Power was supplied by a German-built and Ford-assembled 6-liter V12 borrowed from the Vanquish, which generated 533 horsepower and a hefty 465 lb-ft of torque. An eight-speed automatic routed power only to the rear wheels. The considerable 212-inch length of the Taraf rode on the same platform as Aston Martin’s DB9 and Rapide. Zero to 60 arrived in 4.4 seconds, and the Taraf traveled on to a top speed of 195.

The interior received most of its materials and switches from existing Aston Martin cars, and could be perceived as a bit dated these three years later. The few select buyers could choose from various leather and wood interior accouterments. Production lasted from 2015 to 2016, with just 120 examples made. The asking price for each one was $1,000,000. Then Lagonda went dormant once more.

Todays Taraf is surprisingly located in California, where its importation was likely under the Show or Display regulation for limited-production vehicles. With 293 miles on the clock and a sweet Garmin navigation system in the dash, the asking price is on request.

[Images: seller]

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  • SCE to AUX SCE to AUX on Jul 03, 2019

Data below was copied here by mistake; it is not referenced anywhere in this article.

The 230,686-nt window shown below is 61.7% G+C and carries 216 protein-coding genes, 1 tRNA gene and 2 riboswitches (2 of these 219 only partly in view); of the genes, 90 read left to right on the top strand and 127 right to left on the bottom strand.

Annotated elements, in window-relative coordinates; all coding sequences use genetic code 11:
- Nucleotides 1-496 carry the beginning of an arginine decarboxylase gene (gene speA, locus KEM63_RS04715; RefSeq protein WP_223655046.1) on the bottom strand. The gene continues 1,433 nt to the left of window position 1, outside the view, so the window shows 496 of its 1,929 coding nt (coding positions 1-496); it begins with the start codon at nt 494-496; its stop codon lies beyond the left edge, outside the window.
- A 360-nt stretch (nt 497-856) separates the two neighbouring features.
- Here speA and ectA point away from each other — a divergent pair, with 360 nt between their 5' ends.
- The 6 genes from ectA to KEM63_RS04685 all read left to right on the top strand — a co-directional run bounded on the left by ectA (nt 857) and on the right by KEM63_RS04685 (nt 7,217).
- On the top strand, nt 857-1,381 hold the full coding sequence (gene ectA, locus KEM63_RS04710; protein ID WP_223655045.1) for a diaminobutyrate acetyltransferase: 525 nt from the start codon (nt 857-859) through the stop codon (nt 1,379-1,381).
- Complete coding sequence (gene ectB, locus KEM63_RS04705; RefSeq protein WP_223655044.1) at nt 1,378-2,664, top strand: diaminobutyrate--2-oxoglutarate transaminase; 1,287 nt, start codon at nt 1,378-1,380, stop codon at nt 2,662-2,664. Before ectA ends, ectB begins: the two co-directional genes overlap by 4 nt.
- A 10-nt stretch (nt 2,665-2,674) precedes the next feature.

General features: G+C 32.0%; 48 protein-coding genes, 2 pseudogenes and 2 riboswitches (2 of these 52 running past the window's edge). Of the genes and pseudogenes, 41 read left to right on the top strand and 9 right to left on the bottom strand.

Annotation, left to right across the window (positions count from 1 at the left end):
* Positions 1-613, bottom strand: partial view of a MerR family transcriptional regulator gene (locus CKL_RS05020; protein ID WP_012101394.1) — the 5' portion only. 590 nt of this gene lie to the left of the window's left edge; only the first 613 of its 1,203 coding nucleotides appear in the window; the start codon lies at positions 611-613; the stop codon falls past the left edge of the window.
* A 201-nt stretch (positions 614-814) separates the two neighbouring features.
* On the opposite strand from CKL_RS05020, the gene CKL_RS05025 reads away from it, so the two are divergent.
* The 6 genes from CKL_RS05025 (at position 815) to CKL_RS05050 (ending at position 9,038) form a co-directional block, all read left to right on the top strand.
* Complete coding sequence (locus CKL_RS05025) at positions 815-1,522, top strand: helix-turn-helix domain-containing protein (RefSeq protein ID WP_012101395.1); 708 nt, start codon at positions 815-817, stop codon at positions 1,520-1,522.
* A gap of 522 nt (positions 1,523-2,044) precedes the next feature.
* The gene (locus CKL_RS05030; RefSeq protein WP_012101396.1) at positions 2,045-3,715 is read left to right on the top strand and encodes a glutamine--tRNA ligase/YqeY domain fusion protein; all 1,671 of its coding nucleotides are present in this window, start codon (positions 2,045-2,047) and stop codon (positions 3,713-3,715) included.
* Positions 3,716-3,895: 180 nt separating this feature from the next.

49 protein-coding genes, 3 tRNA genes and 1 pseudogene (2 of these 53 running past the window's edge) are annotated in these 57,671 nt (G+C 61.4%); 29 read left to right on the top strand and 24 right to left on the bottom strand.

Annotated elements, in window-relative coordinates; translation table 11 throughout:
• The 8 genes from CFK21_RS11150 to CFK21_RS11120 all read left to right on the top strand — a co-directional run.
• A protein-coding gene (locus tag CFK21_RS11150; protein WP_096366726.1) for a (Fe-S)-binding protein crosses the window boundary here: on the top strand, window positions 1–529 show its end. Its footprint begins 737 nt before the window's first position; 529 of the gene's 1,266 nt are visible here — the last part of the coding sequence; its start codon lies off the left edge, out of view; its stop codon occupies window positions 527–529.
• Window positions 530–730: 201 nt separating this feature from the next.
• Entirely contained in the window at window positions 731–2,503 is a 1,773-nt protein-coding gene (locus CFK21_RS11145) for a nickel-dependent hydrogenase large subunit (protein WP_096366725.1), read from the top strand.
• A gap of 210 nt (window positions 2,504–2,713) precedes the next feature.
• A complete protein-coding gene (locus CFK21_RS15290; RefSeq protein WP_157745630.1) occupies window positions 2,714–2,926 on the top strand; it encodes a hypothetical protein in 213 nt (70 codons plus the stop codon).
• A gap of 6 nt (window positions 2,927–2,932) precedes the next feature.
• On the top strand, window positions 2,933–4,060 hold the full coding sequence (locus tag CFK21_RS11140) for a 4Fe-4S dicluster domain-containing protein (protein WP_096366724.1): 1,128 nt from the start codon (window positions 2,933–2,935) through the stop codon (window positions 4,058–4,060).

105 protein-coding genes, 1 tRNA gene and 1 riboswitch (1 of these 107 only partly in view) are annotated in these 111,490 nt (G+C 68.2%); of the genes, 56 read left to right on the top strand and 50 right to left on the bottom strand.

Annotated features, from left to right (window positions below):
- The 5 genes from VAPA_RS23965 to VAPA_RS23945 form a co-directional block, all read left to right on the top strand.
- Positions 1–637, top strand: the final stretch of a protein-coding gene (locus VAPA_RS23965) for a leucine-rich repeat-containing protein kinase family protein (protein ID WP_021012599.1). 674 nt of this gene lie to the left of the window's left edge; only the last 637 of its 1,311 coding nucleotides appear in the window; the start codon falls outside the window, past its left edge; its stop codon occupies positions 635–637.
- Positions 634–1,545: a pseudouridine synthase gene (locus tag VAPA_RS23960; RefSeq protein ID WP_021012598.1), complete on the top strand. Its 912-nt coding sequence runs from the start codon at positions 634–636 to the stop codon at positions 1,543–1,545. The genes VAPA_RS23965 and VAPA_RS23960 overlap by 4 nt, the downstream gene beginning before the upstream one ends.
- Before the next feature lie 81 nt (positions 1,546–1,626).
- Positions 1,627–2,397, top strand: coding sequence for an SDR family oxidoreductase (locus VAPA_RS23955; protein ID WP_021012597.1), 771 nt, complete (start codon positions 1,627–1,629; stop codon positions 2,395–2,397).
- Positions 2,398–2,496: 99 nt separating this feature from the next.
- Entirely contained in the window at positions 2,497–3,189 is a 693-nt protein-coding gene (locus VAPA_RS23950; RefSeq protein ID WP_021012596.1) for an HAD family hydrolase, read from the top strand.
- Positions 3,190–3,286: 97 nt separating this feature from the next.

Beautiful car, but that GPS is a fail.

    • See 2 previous
    • Kyree Kyree on Jul 03, 2019

      @dukeisduke The new Aston Martins (DB11, DBS Superleggera, Vantage) all use Mercedes-AMG electronics, and so probably include Apple CarPlay and Android Auto.

  • Bumpy ii Bumpy ii on Jul 03, 2019

    That was nice of AM to put a Genesis G90 concept car into limited production :p

    • Lie2me Lie2me on Jul 03, 2019

      You do have a point, but I still see a lot of Avalon toward the rear of that G90 that I don't see on the Lagonda. Designing a million dollar car that doesn't look like any other car must be challenging, but AM succeeds

  • 3SpeedAutomatic Auto insurance renewal every six months. Ten year old car, good driving record, own my own home, excellent credit score, no teenagers on the policy, etc, etc, etc.Yet, I pay thru the nose!!!!!Adds on the morning news brag about $500k settlements.I paid less when I lived in New York State.